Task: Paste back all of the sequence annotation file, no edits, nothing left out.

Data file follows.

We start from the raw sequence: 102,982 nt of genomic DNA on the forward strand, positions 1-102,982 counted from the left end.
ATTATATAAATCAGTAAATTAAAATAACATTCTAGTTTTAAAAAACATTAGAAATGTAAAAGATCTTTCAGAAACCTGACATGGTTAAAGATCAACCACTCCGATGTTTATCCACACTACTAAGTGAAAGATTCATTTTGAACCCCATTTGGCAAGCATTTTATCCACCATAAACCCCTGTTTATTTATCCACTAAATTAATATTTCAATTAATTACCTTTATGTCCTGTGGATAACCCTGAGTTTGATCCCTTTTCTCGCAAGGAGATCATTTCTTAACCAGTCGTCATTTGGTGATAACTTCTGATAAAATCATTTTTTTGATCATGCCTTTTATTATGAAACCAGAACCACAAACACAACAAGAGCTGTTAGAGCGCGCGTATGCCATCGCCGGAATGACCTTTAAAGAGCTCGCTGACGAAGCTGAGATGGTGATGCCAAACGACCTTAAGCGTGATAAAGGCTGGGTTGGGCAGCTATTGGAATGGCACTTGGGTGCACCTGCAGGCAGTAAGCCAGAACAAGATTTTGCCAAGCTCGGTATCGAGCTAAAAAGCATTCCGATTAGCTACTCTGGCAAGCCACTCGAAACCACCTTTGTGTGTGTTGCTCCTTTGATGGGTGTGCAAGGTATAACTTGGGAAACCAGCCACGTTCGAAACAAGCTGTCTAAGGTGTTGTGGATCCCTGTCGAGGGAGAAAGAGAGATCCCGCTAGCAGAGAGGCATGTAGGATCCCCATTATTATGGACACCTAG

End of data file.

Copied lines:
We start from the raw sequence: 102,982 nt of genomic DNA on the forward strand, positions 1-102,982 counted from the left end.
ATTATATAAATCAGTAAATTAAAATAACATTCTAGTTTTAAAAAACATTAGAAATGTAAAAGATCTTTCAGAAACCTGACATGGTTAAAGATCAACCACTCCGATGTTTATCCACACTACTAAGTGAAAGATTCATTTTGAACCCCATTTGGCAAGCATTTTATCCACCATAAACCCCTGTTTATTTATCCACTAAATTAATATTTCAATTAATTACCTTTATGTCCTGTGGATAACCCTGAGTTTGATCCCTTTTCTCGCAAGGAGATCATTTCTTAACCAGTCGTCATTTGGTGATAACTTCTGATAAAATCATTTTTTTGATCATGCCTTTTATTATGAAACCAGAACCACAAACACAACAAGAGCTGTTAGAGCGCGCGTATGCCATCGCCGGAATGACCTTTAAAGAGCTCGCTGACGAAGCTGAGATGGTGATGCCAAACGACCTTAAGCGTGATAAAGGCTGGGTTGGGCAGCTATTGGAATGGCACTTGGGTGCACCTGCAGGCAGTAAGCCAGAACAAGATTTTGCCAAGCTCGGTATCGAGCTAAAAAGCATTCCGATTAGCTACTCTGGCAAGCCACTCGAAACCACCTTTGTGTGTGTTGCTCCTTTGATGGGTGTGCAAGGTATAACTTGGGAAACCAGCCACGTTCGAAACAAGCTGTCTAAGGTGTTGTGGATCCCTGTCGAGGGAGAAAGAGAGATCCCGCTAGCAGAGAGGCATGTAGGATCCCCATTATTATGGACACCTAG